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Wind Energy: New Research Paves the Way for Maximum Efficiency


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Wind farms have long been hailed as a promising avenue for renewable energy production. However, a recent collaborative study between the University of British Columbia’s Okanagan campus and Delft University of Technology in the Netherlands suggests that their impact on wind patterns and the surrounding environment might be more significant than previously thought.

Using advanced large-scale simulations, researchers have delved into understanding the intricate dynamics of airflow within and around wind farms. Dr. Joshua Brinkerhoff, an Associate Professor at UBC Okanagan’s School of Engineering, highlights the critical importance of comprehending the atmospheric boundary layer, which monitors variations in wind speed, temperature, and pressure with altitude.

The research team’s efforts have resulted in the development of a pioneering modeling framework named the Toolbox for Stratified Convective Atmospheres (TOSCA). This framework aims to provide invaluable insights into how wind farms interact with the atmosphere and alter natural wind patterns. The findings, published in Wind Energy Science, offer promising prospects for enhancing wind energy forecasts and productivity.

Dr. Brinkerhoff emphasizes the significance of this research in optimizing wind farm design and placement. Fine-tuning the positioning of turbines within wind farms is crucial for maximizing power output, he explains. Through TOSCA, the researchers aim to address the challenges facing the wind energy industry, such as simulating boundary layer turbulence over large areas and predicting energy output more accurately.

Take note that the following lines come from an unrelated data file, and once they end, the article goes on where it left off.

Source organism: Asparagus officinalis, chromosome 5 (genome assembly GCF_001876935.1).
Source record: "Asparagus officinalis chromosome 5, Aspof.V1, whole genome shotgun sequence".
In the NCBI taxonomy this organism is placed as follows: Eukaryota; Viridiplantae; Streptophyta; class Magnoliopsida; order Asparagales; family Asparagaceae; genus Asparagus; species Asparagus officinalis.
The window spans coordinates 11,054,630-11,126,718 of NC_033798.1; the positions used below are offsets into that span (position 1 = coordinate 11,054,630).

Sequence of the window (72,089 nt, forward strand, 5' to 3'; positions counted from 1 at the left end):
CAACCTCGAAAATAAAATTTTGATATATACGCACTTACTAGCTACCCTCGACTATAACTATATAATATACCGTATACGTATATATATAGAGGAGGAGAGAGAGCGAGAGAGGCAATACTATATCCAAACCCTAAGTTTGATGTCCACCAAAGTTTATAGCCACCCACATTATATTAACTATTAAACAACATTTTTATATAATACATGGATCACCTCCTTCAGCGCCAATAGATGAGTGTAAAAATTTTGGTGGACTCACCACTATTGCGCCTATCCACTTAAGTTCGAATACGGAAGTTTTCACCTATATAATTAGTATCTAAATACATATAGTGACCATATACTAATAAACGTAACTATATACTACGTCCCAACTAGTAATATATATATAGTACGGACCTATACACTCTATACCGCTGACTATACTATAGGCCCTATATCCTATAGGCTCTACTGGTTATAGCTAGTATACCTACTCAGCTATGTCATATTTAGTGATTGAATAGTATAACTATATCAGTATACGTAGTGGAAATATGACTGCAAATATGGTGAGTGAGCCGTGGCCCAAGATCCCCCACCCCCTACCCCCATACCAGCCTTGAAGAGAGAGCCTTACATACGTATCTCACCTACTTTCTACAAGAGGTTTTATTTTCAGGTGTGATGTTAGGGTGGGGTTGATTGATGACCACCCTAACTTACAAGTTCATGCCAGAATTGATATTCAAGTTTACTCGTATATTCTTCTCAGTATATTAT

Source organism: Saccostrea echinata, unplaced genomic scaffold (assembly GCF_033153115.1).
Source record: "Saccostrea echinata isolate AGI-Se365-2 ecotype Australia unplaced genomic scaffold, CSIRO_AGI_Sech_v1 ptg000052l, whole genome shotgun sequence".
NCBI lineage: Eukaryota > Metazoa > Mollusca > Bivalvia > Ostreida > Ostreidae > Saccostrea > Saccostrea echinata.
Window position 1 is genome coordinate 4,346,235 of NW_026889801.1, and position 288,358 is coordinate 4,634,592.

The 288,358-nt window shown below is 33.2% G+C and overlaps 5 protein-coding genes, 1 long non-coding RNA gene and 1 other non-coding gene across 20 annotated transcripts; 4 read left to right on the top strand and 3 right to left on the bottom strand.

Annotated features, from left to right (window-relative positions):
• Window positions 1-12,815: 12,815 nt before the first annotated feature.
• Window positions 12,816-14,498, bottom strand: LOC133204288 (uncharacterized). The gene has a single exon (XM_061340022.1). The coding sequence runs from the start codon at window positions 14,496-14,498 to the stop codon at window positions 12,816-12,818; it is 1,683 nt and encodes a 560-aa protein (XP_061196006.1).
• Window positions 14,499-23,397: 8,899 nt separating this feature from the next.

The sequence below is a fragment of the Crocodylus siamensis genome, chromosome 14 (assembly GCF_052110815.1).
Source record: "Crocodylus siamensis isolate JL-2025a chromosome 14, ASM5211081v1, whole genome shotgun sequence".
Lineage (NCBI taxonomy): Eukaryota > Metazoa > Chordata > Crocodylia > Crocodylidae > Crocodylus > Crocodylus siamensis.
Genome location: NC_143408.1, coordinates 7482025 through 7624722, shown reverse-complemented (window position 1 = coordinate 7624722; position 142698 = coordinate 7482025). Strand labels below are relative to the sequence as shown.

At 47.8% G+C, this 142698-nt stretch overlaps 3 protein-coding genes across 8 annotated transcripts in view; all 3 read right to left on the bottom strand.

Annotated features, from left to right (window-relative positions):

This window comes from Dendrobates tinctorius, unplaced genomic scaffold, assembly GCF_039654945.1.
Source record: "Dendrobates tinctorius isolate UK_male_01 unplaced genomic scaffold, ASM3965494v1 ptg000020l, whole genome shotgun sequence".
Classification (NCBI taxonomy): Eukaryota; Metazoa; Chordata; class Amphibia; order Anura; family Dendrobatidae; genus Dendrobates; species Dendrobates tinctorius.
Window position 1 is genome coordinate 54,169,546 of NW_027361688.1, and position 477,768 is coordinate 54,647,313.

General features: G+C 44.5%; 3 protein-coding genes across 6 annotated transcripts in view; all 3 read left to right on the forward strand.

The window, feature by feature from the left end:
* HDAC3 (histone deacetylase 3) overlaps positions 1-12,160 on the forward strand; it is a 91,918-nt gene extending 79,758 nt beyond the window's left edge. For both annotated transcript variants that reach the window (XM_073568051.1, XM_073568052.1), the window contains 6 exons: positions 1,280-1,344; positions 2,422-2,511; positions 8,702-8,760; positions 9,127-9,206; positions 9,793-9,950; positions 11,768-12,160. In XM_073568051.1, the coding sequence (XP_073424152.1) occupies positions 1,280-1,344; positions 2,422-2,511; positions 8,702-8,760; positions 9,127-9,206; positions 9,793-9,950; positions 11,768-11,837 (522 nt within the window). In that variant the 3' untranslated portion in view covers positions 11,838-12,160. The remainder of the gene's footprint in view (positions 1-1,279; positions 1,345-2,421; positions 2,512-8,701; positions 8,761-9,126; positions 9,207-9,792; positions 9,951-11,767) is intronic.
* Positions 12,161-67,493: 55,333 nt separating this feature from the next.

The study’s lead doctoral student, Sebastiano Stipa, conducted research as part of a Mitacs Globalink exchange, underscoring the collaborative nature of this endeavor. Stipa notes that the insights gained from TOSCA could lead to a better understanding of wind farm power estimates and ultimately result in increased energy outputs.

One of the most significant outcomes of this research is the ability of the model to accurately capture the interaction between large wind farms and incoming wind streams. Dr. Brinkerhoff highlights that previous models often led to overestimations of wind farm power production, which could have severe financial implications for operators.

This groundbreaking research, supported by Mitacs Globalink, UL Renewables, and the Natural Science and Engineering Research Council of Canada, represents a significant step forward in harnessing the potential of wind energy. With computational resources provided by the Digital Research Alliance of Canada and Advanced Research Computing at the University of British Columbia, the findings pave the way for more efficient and sustainable wind energy production practices.


2024, ‘Powerful answers to energy questions may be blowing in the wind’, The University of British Columbia, viewed 12nd February 2024, <>


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